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CCU Atheneum: A young woman enjoying a breakout session.
A young woman enjoying a breakout session.

WIPL conference inspires, delights hundreds of women

by Mona Prufer
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Show up. Surround yourself with positive people. Dare to make your dreams come true. Work hard. Carry a designer handbag. Make your passion your work. Take more control of your financial life. Shake your booty.

Advice was dispensed freely at the fourth annual Women in Philanthropy and Leadership Conference Feb. 26 and 27 at the Sheraton Convention Center as some 600 women and a few men attended lectures, panel discussions and keynote addresses from 14 speakers and visited 21 exhibitors.

“Kathrine Switzer was very inspirational to me,” said Jody MacKenzie, editor of Grand Strand magazine who attended the conference. “I'm a runner with a 7-year-old stepdaughter who I'm encouraging to run with me. I loved the message that Kathrine delivered.”

“Take the negative things in your life and make them positives,” said Switzer, the first woman to run the Boston Marathon as an official numbered entry, even though the president of the organization tried to throw her out of the race. “If you can run a marathon, you can do anything.”

Other messages the 67-year-old runner delivered included: just show up, have a goal and focus on it, work hard, empower the young people in your life, get active.

Marjorie Thompson, WIPL president, agreed that Switzer was inspiring.

“She didn't inspire me to want to run, but reminded me that it matters how you handle adversity. She reinforced my belief that great things can happen if you are determined to turn negative actions into positive outcomes. She is a wonderful example of tenacity and fearlessness.”

Carolyn Pittman, executive director of the Long Bay Symphony, also chose Switzer. “It is so inspirational to me that she is close to my age and is still running and has such energy and enthusiasm. Plus, she is starting up a running wear company. I admire her courage and tenacity in being the first woman ever to run the Boston Marathon and the precedent she has set for women in sports.”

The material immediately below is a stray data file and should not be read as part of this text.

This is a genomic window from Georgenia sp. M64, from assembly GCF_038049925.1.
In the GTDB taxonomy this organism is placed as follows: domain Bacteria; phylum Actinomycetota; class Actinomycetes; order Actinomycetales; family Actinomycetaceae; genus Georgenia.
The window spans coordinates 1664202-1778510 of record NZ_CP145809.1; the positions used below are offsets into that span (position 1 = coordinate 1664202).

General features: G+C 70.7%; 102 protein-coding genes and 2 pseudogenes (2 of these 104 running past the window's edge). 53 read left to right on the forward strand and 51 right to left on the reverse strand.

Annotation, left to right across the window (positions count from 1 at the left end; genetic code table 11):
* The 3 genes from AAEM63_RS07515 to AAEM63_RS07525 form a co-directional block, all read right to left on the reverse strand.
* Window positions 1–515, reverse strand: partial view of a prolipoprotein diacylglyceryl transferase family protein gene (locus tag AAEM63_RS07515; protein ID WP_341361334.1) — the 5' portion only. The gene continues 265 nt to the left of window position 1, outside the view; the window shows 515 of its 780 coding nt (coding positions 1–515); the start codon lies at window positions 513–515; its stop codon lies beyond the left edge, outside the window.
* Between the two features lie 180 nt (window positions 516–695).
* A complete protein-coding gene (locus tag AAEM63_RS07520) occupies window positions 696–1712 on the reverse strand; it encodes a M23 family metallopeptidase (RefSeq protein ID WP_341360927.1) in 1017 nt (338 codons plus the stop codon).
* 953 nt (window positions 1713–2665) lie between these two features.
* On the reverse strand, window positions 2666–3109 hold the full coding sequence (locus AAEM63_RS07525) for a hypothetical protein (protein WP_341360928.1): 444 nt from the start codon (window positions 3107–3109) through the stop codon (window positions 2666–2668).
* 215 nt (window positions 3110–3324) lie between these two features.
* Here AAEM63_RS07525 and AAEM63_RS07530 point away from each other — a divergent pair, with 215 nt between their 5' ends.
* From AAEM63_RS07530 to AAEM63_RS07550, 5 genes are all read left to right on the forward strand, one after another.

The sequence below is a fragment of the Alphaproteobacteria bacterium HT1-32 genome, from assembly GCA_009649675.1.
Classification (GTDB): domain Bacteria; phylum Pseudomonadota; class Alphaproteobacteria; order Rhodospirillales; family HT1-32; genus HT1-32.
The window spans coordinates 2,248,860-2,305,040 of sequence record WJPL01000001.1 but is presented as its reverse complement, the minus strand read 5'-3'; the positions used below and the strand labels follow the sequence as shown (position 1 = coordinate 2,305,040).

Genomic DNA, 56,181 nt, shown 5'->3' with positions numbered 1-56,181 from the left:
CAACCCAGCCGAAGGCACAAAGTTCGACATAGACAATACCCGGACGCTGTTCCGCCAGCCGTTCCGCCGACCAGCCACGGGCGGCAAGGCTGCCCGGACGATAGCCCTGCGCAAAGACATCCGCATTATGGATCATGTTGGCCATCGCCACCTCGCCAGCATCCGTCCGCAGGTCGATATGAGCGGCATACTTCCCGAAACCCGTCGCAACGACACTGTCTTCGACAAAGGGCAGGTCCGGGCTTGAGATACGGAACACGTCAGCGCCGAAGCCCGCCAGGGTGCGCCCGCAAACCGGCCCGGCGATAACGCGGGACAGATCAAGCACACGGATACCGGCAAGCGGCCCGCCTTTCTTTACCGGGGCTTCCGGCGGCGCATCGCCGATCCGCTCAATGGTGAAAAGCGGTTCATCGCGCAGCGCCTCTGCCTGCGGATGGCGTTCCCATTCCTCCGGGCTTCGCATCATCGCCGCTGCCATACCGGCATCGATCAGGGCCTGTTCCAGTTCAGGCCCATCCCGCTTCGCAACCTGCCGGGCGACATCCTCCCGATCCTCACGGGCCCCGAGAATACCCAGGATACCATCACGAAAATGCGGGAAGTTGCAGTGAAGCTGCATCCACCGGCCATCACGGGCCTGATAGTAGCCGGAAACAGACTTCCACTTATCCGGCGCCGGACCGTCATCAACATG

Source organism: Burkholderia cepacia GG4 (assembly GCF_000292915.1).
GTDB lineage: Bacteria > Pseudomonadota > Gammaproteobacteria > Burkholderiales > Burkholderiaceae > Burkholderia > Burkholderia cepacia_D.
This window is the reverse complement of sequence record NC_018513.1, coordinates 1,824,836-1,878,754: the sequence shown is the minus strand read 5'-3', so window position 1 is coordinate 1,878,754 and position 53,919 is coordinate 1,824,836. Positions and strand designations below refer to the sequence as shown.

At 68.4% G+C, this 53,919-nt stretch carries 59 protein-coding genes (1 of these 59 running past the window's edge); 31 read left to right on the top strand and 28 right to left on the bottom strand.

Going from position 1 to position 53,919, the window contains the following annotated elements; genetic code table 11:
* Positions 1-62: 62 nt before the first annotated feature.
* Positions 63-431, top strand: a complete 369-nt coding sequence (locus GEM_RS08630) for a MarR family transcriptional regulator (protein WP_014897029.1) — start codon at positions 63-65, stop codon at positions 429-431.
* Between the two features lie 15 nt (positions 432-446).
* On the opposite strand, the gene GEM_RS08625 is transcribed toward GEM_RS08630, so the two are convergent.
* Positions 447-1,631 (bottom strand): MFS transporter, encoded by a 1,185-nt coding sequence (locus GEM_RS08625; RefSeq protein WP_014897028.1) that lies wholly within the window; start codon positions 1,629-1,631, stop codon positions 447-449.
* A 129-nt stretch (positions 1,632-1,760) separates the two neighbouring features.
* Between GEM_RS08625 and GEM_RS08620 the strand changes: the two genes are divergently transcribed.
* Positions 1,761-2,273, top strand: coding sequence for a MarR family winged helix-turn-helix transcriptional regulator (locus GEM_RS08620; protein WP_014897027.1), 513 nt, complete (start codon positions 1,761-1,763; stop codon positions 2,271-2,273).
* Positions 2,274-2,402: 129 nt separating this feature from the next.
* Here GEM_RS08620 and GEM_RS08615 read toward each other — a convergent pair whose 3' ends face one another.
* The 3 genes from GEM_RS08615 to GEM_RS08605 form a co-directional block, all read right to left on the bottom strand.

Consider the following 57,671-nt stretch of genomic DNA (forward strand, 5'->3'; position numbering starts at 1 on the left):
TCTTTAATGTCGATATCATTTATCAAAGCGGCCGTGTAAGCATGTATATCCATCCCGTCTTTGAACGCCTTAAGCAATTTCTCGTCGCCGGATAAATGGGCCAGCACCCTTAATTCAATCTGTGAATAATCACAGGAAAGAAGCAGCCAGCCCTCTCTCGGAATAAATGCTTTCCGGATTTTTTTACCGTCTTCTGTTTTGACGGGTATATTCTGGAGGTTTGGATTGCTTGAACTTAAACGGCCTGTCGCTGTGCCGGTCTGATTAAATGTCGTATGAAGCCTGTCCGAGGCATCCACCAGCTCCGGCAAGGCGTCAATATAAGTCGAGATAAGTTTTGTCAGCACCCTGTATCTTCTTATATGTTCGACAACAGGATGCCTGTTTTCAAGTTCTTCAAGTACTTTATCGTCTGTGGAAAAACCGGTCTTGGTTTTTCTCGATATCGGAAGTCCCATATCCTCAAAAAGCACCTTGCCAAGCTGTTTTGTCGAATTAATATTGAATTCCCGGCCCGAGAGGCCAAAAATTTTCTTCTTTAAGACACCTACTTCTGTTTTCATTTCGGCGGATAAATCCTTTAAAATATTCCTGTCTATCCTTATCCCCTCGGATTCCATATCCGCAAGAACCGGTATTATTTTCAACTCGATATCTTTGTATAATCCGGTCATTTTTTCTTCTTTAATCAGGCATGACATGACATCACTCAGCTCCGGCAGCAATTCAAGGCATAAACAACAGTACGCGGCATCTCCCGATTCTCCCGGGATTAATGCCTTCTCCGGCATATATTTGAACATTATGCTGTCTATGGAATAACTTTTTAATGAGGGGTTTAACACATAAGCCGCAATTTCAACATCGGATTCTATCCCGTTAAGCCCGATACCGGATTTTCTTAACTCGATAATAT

Sharon Sluys, executive financial analyst at CCU, said the standout for her was Mamie “Peanut” Johnson, the only woman ever to pitch in Major League baseball.

“She wasn’t what you would call humble, like most people you see speak, who had accomplished something to be admired for. You could still see her backbone and in-your-face attitude that she must have had to play major league ball. Still, it is very unusual, even today, to see a woman who is successful be so blunt. Also, the fact that she says she did not experience prejudice until she was 18 or so. Growing up in the South, in the 1940s! Hats off to her family.”

Cookbook author and celebrity cook Nathalie Dupree told women to love what they’re doing and follow their passions.

“Every woman has a right to a job that supports her, to make the world a better place and to love what they’re doing.”

Chris Linnares, Brazilian psychotherapist and weight loss coach, got the women out of their seats and shaking their assets as a method of shaking off negativity and creating energy.

“To change things in your life, the power is always with you,” said the young mother of two who created the wellness program Diva Dance and Girls Gone W.E.L.L. “It’s hard to stay mad when you are shaking your booty.”

Horry Independent reporter Heather Gale agreed: “She really has a great message for women who have a problem with self doubt and listening to those negative thoughts. She teaches women to be strong, to know that they are beautiful and wonderful and to help other women realize that, too.”

CCU Head Football Coach Joe Moglia led an overflowing session about taking charge of your life and making the dream come true. Coming from the world of finance, Moglia told his story of leaving a prestigious corporate job to follow his long-deferred dream of becoming a successful head football coach at the college level.

Another crowd favorite was Terry Haas, an author and TV personality from “Designed to Sell” who sells real estate and has a home on Daniel Island in Charleston. Haas stressed the importance of networking and relationships and told the room of 75 women to call her if they needed anything (and handed out her phone number).

WIPL’s mission is to raise money to provide scholarships and leadership opportunities to Coastal Carolina University students who might not otherwise be able to continue their education.


 

 

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